A Father’s perspective on birthing

A Father’s perspective on birthing

First time Dad, Scott recently welcomed his son George. During the birth, Scott found his role was to listen to the midwives and help where he could. 
"We were at our 38-week appointment with our obstetrician when she told us the placenta was not looking good and she wanted the baby to come out the next day. We had obviously been planning for our baby to arrive but to find out it was happening tomorrow was quite overwhelming,” Scott said. 
“My wife opted to be induced, so we presented back to the hospital later that night and the midwives helped the labour process along.  In the morning our obstetrician broke her waters and we waited for contractions to start.
“She slowly started experiencing contractions which were minor at first then progressively became more intense. The worst of the contractions had her doubled over a medi-ball in pain.” 
Scott explains at the time he wasn’t sure how to help. 
“I kept asking our midwife if this was normal, and she was assuring me everything my wife was experiencing was very normal, she guided me through how to help my wife and what to say to her,” Scott says. 
“Her contractions had increased and the midwife suggested the best thing we could do at this point was to have an epidural. My wife had wanted to deliver without an epidural but I reassured her that this was the best option and  I was so proud of her and everything she had done. My wife said that really helped her be okay with the decision.   
 Scott says his son was born some hours later and it was the most magical and surreal experience of his life. 
“To see a tiny human come into the world who is now so reliant on you, was just amazing,” Scott said, 
“My advice to other father’s would be, be present and in the moment. This is not the time to play on your phone. Be with your partner, listen to her. Also understand how important your midwife is, they are there to guide you, ask questions and take their advice,” Scott said. 
“Make sure you take care of yourself as well, most labours can last up to twelve hours. Eat, drink and go to the toilet when you need to. There are so many jokes about men fainting in the delivery room and it’s probably a combination of adrenaline, hunger and dehydration.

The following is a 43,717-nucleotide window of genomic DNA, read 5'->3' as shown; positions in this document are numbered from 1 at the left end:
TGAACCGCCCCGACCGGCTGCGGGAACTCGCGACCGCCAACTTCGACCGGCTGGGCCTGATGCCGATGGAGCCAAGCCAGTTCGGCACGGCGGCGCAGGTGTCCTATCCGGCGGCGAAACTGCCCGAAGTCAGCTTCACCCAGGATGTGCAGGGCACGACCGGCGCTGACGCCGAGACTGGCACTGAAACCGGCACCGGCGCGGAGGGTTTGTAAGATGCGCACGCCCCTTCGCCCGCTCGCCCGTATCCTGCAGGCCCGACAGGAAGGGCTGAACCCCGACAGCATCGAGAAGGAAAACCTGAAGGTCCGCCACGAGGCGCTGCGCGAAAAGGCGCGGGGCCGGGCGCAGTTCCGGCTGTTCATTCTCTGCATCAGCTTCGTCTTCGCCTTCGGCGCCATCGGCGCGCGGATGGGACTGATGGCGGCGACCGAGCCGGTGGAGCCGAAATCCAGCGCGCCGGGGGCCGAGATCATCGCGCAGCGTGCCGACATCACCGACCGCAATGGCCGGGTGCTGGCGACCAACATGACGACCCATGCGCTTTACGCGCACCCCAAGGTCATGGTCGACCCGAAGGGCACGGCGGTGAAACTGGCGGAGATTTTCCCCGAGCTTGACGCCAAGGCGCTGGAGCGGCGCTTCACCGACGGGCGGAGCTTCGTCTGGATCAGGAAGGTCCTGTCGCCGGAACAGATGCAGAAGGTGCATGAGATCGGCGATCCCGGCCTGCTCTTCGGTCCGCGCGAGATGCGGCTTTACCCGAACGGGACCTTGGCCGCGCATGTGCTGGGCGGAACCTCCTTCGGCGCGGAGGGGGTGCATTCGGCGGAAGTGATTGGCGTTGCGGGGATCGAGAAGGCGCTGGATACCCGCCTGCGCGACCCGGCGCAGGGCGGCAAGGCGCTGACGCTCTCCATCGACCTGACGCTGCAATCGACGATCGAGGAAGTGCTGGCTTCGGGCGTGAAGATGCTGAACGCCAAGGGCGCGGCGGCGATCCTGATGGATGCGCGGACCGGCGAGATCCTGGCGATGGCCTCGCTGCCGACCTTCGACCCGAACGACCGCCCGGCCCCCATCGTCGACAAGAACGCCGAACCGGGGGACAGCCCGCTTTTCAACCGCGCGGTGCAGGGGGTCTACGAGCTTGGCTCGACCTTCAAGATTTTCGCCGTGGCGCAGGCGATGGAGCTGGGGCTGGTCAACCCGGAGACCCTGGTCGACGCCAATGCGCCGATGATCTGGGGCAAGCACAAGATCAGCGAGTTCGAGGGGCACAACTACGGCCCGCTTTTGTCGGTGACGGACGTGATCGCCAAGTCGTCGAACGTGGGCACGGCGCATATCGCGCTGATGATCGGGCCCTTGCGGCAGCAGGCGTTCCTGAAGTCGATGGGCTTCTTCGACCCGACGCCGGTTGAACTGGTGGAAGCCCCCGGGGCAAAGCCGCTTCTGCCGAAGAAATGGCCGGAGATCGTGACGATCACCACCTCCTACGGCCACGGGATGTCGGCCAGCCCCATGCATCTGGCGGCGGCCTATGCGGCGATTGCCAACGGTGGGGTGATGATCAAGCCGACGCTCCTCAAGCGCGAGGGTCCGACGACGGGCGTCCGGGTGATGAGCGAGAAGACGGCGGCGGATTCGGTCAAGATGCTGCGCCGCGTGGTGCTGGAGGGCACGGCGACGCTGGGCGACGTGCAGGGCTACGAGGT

“Another piece of advice would be similar to what Ryan Reynolds once said, 'A baby has exited your wife, she’s done her bit,' this is so true. Your time to shine is post birth—change nappies, feed her while she breastfeeds, hold the baby while she sleeps.” 
Scott said having a baby is a team effort between you and your partner, it is important to be supportive of each other and reach out for help when you need it. 
“Finally remember this is a happy and beautiful time, ask the staff to take photographs of you as a family. Rest, eat well and don’t be afraid to ask questions. Really enjoy your child, they are the most amazing gift.” 

Additional Support Services 

In Hospital
Mater offers many additional support services for Father’s including, The Dads Session for postnatal Dads on the ward. Ask your midwife when these are available. 
The session gives new dads an opportunity to:
  • Debrief their birth experience
  • Reflect on their role as father
  • Explore ways to support their partner
  • Discuss stress management strategies
  • Discuss and practice baby care skills
  • Receive education on Postnatal depression 
  • Share thoughts on work-life balance
  • Receive information regarding support service for Dads in the community 
  • Engage with an Lactation Consultant regarding breastfeeding information and ways Dads can support. 
Once you’ve gone home
07 3163 2229


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